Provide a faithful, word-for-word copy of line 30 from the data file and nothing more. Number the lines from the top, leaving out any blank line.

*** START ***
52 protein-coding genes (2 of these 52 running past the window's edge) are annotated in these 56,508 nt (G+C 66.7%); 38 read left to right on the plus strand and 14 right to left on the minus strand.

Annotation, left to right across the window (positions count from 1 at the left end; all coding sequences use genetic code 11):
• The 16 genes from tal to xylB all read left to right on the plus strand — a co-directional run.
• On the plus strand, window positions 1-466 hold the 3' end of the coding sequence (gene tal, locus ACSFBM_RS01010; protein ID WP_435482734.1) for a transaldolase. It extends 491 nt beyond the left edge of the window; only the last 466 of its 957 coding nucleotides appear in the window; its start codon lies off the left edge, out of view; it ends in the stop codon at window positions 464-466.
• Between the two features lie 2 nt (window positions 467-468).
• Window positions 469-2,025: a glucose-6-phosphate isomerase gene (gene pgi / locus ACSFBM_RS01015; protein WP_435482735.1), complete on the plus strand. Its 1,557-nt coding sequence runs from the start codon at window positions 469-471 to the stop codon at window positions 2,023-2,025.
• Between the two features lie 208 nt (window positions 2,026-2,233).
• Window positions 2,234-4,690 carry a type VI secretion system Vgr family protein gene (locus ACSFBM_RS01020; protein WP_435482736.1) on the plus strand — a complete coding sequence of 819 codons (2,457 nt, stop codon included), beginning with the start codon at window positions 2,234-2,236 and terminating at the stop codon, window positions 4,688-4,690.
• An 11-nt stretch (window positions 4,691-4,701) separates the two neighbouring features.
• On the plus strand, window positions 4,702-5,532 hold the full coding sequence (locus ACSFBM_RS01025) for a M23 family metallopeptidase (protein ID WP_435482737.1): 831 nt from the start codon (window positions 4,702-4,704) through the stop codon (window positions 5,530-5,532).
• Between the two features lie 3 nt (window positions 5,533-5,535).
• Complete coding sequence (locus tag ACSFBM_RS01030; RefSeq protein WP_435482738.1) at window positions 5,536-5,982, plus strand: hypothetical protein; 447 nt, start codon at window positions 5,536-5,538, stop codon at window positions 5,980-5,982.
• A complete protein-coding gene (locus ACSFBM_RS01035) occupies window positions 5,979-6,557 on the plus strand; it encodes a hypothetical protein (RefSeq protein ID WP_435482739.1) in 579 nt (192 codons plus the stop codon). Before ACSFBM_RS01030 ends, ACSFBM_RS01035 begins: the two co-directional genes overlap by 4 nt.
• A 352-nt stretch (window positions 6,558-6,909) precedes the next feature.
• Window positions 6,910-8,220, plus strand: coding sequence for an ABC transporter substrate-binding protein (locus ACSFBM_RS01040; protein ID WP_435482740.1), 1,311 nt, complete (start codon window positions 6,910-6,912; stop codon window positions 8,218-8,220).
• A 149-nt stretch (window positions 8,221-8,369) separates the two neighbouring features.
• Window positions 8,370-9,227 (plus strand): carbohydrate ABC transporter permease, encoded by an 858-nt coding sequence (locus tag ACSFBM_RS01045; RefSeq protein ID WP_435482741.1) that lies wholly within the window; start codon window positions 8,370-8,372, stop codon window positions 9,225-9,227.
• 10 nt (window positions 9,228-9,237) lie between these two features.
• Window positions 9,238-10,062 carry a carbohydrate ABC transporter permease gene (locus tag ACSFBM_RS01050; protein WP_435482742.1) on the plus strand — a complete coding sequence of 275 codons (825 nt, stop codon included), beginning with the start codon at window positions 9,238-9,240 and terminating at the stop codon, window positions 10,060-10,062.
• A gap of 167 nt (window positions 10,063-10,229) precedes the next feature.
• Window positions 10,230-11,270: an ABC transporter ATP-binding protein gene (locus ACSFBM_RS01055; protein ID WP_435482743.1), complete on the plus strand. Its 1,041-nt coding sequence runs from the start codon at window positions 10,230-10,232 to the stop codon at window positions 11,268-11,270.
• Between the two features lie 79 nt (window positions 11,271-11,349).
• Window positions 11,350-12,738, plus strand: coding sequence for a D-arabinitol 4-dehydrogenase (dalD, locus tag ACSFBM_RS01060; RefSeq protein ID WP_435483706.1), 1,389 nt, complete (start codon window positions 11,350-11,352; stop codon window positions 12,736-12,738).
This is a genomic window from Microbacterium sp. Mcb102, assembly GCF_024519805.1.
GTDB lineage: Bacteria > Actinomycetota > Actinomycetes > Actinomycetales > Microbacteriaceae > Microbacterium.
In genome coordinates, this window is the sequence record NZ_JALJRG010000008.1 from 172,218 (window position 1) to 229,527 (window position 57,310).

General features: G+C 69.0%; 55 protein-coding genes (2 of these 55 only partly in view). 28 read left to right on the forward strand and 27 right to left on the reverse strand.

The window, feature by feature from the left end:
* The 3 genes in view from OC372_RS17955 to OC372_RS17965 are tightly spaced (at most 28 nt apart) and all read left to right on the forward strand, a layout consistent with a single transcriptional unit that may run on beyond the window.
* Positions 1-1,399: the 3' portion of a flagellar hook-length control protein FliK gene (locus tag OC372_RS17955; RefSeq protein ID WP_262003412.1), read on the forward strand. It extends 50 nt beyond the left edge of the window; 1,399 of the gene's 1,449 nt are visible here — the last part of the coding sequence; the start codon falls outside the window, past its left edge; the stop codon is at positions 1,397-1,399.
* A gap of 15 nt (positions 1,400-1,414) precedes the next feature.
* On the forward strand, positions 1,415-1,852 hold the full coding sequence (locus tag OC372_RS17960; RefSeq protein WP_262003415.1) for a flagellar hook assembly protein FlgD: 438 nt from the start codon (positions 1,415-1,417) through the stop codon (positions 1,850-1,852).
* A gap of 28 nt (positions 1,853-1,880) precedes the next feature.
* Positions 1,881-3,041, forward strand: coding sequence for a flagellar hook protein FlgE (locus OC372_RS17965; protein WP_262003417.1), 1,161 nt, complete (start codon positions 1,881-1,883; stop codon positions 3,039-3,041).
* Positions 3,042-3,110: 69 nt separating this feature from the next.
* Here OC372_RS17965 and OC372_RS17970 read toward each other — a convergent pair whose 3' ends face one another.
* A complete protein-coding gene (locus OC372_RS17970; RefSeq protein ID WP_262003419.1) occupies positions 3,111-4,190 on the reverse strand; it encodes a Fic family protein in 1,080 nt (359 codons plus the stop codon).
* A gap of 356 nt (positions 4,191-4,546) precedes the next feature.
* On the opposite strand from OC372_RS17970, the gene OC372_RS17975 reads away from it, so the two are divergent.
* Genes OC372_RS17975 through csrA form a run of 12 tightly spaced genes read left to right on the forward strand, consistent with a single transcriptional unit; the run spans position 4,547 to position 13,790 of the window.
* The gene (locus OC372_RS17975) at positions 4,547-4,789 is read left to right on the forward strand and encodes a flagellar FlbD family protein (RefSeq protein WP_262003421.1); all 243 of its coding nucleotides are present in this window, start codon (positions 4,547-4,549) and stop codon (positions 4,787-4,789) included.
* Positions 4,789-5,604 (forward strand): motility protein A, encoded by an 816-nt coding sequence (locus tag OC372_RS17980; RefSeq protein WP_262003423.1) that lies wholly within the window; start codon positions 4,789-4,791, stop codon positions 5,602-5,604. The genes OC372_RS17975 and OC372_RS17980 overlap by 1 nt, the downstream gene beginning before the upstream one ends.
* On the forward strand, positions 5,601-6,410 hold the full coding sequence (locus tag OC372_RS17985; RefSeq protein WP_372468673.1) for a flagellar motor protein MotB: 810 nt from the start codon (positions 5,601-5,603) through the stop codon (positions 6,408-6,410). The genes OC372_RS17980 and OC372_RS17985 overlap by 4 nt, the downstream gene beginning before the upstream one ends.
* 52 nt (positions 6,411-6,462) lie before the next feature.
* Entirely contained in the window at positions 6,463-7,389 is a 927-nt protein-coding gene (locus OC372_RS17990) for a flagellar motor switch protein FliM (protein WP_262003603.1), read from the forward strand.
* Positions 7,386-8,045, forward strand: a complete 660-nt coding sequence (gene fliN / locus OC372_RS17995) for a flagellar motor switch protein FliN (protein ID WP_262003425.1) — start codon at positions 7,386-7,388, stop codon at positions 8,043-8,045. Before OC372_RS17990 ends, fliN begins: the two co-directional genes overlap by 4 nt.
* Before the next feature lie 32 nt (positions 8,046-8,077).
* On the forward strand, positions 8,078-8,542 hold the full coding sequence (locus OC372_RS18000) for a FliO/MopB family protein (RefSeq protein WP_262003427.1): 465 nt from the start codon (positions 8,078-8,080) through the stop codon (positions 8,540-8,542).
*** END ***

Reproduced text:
* Positions 1-1,399: the 3' portion of a flagellar hook-length control protein FliK gene (locus tag OC372_RS17955; RefSeq protein ID WP_262003412.1), read on the forward strand. It extends 50 nt beyond the left edge of the window; 1,399 of the gene's 1,449 nt are visible here — the last part of the coding sequence; the start codon falls outside the window, past its left edge; the stop codon is at positions 1,397-1,399.